It’s funny that you say that because you and I put out a tape. I’ve had people looking at some of my assets that weren’t on the tape. People are like, “I don’t want to buy anything right now because I can’t do anything. I can’t evict. I can’t foreclose.” I feel like I’m looking to buy stuff because I want to have some coals in the fire and things ready to go when the cloud lifts. It’s crazy to me, maybe this goes back to the episode we did talking about how people don’t have enough in reserve. If I see a great deal, I’m going to buy it even if I have to wait a while to cash in on it. First of all, like you’ve pointed out before, it often takes a while to do things anyway. You’re not necessarily going to be sitting on cash or sitting on an asset that you can’t do anything with for a while. The other thing is that a great deal is a great deal. You should have enough in reserve that you can have something be unproductive for a little while if it’s going to be a good deal in the end.

There are a few things, too, that play off of that. I was talking with a few people about, one is I sent out twenty emails to a targeted specific area. From those twenty, I’ve got four people to respond that they’re going to send me tapes. Another factor to that is people aren’t as liquid as they should be. What are they going to have to do? They’re going to be forced to sell. You’re going to have people who either don’t have to look at liquidity that needs to sell or people who may have been furloughed from a job that need to sell assets.

The other component you’re going to find is there are a lot of institutions that may have lines of credit, wholesale lenders and people like that who have lines of credit out and those lines are getting called. What are they going to do? They’re going to sell their loans and be aware of an investor who’s got a line of credit out there that’s getting called and they’re looking to liquidate things or move some assets and stuff like that. There are definitely going to be opportunities to buy in the very short-term. I have opinions also long-term whether or not we’re going to physically see a lot of these nonperforming assets hit our proverbial desks.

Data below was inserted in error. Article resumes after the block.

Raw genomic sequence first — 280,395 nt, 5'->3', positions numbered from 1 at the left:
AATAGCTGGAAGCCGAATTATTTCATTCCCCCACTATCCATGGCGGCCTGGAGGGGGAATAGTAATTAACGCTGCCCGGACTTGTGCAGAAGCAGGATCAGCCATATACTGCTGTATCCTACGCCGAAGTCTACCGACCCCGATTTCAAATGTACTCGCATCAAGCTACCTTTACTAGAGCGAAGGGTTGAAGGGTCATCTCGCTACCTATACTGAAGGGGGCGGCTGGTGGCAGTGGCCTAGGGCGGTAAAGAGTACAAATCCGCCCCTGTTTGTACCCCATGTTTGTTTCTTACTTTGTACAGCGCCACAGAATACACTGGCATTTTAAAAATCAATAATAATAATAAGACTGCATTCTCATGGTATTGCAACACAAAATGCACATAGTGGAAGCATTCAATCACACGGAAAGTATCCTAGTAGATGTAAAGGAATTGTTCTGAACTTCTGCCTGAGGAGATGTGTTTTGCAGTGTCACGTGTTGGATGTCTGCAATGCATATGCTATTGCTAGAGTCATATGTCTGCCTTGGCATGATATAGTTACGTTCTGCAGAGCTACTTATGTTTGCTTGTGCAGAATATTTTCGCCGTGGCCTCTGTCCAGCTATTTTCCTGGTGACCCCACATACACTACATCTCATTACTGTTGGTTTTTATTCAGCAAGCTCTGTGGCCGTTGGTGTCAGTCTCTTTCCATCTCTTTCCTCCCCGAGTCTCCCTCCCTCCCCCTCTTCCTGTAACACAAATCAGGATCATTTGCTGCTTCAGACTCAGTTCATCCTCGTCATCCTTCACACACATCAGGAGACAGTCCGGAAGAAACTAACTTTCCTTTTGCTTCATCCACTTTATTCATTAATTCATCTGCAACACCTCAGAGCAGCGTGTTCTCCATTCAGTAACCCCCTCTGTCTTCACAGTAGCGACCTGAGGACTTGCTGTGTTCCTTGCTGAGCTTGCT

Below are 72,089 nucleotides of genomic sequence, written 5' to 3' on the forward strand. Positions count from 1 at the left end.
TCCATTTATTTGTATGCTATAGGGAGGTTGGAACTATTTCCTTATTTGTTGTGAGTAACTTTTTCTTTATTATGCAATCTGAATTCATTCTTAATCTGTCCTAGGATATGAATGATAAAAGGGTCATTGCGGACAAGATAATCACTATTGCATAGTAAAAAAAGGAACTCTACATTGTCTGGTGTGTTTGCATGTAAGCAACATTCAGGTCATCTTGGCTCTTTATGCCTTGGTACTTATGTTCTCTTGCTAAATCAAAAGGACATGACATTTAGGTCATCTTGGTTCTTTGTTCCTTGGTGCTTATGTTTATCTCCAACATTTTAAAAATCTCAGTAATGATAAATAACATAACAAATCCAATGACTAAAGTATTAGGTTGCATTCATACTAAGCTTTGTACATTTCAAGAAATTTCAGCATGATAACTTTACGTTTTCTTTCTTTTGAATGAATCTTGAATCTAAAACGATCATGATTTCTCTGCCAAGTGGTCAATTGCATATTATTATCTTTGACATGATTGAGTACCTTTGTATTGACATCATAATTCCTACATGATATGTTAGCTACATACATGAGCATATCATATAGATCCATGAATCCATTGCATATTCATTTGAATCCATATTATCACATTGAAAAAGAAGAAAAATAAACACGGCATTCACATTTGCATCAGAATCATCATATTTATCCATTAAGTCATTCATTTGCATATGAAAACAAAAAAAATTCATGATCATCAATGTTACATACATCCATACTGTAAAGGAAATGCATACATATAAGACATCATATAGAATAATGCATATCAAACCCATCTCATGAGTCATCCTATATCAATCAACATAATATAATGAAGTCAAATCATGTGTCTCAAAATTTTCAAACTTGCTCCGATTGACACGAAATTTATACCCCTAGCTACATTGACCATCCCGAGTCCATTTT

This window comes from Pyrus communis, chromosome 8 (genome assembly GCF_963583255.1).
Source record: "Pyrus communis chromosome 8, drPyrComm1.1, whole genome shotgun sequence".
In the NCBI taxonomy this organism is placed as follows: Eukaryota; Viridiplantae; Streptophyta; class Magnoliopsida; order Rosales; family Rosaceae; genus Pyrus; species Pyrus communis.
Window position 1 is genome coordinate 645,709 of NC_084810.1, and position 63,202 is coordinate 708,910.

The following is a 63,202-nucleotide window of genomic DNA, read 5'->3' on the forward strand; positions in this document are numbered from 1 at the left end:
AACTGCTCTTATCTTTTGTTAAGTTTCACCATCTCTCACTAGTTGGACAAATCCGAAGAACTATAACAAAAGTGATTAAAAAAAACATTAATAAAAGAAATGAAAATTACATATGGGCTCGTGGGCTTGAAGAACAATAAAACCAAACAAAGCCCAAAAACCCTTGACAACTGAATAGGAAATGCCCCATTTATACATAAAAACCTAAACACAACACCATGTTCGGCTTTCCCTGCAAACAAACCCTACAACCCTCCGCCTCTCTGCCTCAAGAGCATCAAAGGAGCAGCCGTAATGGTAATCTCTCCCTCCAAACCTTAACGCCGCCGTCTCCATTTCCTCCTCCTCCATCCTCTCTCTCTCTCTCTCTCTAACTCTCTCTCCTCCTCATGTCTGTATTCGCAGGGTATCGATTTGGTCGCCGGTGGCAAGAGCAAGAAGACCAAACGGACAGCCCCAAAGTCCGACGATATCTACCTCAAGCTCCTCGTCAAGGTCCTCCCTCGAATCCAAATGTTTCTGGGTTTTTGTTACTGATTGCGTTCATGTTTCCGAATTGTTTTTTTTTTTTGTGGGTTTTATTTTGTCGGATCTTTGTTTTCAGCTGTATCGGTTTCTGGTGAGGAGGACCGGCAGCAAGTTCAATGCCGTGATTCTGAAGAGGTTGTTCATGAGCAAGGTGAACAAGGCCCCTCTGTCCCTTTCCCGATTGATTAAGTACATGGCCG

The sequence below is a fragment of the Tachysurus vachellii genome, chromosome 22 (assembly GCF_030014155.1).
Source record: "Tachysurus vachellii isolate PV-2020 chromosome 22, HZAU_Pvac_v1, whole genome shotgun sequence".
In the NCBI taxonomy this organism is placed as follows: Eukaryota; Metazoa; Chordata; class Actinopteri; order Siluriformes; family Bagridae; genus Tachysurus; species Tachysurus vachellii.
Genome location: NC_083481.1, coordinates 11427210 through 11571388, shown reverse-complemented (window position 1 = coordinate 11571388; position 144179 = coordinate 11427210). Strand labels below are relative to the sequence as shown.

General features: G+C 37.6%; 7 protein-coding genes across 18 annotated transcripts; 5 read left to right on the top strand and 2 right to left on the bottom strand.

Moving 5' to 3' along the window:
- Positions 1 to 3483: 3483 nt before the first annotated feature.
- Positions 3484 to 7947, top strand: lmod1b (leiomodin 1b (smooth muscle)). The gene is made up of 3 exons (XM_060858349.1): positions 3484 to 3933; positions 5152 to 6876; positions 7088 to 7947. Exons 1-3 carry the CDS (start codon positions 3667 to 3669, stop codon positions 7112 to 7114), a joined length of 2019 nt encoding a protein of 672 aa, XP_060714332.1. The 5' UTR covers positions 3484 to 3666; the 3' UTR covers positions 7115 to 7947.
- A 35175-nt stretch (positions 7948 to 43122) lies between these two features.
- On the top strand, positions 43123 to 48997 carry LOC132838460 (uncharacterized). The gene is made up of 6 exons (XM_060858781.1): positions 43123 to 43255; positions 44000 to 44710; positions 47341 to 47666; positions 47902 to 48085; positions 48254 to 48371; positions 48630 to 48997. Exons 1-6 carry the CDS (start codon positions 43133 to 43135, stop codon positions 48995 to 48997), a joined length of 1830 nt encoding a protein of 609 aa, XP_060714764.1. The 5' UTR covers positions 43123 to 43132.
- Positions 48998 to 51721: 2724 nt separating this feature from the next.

I want to know what you have already thought about.

Several years ago, one of the major crisis points was banks. One was liquidity, but banks was in regards to reserves. If you don’t understand how banks operate, banks can typically lend up to 90 times every dollar they have in a deposit. If that loan goes nonperforming, they have to put that money in reserves. Banks were running out of reserves several years ago because before Dodd-Frank and stuff, they didn’t have to keep a lot where they have to keep a factor of ten in the reserves, which went back to zero, which is scary. Banks are much fiscally better off than they were a decade ago.

Overleveraged is never a good thing. Click To Tweet

Banks are going to be more willing to work with these borrowers because it’s more of a quick hit to the economy. Whereas a lot of stuff is going to go back up and running. There’s going to be definitely retail in some places where people are going to lose some jobs and stuff. A lot of the unemployment is going to get back to work. Are the banks going to sell? If the banks do sell, the reality of it is, I don’t see bank selling because they need to work through this. If a bank even sells, they’re going to be selling it to hedge funds and hedge funds typically hold things for a period of time as well.